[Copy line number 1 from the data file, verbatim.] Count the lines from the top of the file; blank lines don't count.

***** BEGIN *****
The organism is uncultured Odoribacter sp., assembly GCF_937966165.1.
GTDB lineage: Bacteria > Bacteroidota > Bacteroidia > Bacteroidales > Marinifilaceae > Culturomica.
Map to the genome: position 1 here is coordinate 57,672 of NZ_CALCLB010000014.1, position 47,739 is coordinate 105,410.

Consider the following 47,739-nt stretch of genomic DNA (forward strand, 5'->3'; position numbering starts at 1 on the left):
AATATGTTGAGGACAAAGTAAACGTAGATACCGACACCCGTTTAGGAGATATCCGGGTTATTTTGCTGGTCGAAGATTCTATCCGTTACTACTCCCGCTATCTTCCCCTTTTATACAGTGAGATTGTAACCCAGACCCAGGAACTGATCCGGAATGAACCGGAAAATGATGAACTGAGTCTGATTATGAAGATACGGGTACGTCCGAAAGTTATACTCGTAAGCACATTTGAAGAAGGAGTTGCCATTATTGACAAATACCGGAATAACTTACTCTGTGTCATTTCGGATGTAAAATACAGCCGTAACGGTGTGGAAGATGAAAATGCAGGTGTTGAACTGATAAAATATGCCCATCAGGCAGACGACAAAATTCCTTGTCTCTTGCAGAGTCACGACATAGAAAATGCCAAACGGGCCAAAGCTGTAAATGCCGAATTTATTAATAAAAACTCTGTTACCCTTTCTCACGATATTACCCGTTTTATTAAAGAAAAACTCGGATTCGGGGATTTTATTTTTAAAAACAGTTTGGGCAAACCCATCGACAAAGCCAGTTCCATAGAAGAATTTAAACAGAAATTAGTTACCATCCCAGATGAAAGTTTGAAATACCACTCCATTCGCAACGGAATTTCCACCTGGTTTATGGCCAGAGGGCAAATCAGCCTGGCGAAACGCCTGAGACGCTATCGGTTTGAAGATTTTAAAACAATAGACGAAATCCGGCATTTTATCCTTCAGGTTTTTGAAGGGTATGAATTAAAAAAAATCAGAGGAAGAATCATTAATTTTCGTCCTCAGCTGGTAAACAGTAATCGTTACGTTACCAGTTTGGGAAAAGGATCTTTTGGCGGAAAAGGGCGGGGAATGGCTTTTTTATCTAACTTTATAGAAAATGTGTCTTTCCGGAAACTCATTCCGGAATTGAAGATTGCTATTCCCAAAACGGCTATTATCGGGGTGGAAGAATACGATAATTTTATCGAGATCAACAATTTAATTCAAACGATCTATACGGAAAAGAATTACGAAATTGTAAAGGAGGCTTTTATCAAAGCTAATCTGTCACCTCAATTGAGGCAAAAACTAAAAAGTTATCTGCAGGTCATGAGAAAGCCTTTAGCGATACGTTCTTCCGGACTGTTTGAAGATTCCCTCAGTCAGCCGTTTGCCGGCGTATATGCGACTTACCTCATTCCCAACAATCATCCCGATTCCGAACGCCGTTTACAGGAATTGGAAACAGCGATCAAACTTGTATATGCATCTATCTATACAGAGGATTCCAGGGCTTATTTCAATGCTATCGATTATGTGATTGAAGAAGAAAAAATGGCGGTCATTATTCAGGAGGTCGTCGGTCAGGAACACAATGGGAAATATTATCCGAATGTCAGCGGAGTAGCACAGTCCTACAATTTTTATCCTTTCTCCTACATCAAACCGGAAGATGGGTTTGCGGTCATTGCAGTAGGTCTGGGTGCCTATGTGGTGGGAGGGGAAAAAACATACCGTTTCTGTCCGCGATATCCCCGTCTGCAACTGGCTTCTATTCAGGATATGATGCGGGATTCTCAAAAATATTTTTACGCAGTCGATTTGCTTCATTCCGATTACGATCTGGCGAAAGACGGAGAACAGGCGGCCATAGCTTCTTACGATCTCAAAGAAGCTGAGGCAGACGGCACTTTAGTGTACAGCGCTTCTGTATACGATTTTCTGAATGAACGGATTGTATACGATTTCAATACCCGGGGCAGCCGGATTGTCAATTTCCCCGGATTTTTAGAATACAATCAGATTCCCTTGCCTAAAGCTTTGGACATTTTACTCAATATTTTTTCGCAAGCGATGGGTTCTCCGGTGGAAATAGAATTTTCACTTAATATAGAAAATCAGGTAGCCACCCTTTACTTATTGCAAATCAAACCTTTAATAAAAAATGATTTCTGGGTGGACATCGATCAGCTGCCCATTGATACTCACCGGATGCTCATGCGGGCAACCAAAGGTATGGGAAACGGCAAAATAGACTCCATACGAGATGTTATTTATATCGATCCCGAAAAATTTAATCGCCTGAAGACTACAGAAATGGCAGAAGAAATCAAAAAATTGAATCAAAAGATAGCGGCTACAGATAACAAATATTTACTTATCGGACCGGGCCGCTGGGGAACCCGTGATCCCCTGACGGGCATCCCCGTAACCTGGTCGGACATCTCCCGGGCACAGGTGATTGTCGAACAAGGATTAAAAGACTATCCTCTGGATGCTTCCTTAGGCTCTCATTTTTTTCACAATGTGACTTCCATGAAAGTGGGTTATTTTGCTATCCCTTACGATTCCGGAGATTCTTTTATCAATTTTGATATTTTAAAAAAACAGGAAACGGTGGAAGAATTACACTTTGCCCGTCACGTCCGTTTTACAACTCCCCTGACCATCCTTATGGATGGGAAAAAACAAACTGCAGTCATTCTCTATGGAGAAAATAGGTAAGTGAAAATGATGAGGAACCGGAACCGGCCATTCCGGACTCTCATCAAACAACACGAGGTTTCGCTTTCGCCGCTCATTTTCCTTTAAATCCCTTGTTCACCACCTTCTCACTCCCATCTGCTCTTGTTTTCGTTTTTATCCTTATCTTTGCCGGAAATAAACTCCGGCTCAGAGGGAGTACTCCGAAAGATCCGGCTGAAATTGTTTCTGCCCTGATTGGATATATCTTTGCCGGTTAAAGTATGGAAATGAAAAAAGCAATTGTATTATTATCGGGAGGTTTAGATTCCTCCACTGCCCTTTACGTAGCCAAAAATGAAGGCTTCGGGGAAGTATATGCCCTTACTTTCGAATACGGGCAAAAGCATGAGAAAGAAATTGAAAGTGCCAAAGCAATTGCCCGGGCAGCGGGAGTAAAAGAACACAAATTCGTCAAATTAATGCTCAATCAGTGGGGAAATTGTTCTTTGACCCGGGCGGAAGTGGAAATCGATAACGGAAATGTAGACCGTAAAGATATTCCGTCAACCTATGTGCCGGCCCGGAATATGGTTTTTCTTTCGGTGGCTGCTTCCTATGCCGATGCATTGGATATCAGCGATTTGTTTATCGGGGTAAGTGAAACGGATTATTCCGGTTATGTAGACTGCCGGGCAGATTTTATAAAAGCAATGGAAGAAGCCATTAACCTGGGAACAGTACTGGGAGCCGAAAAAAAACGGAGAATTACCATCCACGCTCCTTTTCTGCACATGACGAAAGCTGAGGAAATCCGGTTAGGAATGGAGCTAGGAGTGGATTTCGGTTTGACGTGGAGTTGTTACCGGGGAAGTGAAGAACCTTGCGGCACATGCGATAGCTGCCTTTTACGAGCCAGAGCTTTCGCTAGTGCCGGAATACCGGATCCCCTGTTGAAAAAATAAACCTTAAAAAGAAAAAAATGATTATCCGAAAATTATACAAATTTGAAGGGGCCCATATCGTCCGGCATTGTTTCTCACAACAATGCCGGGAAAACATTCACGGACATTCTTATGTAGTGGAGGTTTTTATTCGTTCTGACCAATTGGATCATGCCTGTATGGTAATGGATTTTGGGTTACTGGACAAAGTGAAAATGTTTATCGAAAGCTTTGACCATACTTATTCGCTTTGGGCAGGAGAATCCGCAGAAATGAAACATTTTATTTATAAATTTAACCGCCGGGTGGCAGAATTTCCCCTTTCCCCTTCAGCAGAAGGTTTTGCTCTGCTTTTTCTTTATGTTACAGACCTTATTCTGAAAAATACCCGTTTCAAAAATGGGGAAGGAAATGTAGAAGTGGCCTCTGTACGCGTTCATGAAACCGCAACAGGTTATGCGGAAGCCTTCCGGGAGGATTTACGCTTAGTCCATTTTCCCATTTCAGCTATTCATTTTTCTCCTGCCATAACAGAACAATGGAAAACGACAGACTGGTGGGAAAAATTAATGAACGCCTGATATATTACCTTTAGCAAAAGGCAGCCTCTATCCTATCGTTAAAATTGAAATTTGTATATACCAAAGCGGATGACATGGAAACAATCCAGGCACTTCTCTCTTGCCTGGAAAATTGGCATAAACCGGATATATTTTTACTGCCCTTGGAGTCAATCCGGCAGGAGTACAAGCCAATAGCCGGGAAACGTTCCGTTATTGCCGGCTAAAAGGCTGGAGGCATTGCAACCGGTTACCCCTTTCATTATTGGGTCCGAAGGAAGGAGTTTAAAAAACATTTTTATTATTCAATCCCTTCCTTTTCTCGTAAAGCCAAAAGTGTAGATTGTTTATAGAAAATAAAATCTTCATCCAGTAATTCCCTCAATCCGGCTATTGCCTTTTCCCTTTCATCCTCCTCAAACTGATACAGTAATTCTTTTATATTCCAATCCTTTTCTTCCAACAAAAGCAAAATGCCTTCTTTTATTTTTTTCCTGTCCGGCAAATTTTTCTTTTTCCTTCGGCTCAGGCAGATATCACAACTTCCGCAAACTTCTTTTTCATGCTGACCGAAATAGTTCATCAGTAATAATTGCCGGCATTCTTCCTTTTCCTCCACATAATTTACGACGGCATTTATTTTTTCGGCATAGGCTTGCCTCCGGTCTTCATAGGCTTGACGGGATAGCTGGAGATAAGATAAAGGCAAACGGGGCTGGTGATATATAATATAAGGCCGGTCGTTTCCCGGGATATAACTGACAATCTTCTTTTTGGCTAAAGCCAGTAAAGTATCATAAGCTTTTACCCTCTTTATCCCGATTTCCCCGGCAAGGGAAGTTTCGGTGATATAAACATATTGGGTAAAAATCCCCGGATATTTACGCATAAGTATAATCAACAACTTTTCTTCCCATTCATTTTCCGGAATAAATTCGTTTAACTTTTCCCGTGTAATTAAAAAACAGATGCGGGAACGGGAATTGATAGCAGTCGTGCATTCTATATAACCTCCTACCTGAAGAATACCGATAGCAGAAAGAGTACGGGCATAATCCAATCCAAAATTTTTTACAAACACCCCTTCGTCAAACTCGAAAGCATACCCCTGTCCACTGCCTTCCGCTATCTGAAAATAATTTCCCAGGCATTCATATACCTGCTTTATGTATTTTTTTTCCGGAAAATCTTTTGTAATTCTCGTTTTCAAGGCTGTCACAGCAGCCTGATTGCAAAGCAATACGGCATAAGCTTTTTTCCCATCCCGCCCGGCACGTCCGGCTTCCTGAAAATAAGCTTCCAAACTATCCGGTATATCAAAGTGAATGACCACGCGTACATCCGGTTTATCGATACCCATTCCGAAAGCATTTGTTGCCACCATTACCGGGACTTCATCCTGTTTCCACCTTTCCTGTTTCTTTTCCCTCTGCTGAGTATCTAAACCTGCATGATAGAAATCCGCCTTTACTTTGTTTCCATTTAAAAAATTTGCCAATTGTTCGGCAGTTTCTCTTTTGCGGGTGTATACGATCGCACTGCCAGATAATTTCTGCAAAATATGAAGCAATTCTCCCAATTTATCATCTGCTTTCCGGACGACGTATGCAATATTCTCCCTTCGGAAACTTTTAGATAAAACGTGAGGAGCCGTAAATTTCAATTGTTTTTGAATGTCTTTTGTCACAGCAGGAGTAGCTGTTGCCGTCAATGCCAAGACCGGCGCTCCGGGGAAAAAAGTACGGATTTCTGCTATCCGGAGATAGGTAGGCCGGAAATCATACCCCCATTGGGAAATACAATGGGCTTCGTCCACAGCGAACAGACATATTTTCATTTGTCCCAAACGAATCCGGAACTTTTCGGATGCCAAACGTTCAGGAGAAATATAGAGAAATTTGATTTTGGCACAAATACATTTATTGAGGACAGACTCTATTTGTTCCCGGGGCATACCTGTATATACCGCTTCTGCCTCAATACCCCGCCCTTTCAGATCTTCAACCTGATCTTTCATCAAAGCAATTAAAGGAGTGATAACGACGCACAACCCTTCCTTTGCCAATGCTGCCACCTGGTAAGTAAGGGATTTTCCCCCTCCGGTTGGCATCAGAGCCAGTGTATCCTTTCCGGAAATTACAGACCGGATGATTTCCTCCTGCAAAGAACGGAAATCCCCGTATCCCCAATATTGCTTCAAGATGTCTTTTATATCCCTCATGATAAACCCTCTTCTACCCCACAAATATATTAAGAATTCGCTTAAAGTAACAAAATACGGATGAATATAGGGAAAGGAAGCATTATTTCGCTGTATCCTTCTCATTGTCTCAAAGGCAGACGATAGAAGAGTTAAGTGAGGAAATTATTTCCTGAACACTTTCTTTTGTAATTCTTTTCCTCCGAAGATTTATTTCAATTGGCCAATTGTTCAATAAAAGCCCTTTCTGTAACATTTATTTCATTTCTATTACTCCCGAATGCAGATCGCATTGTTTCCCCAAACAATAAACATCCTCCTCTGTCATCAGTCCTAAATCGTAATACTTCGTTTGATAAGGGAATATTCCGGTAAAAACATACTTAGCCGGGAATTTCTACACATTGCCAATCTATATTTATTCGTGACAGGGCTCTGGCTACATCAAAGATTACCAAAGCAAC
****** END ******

The organism is uncultured Odoribacter sp., assembly GCF_937966165.1.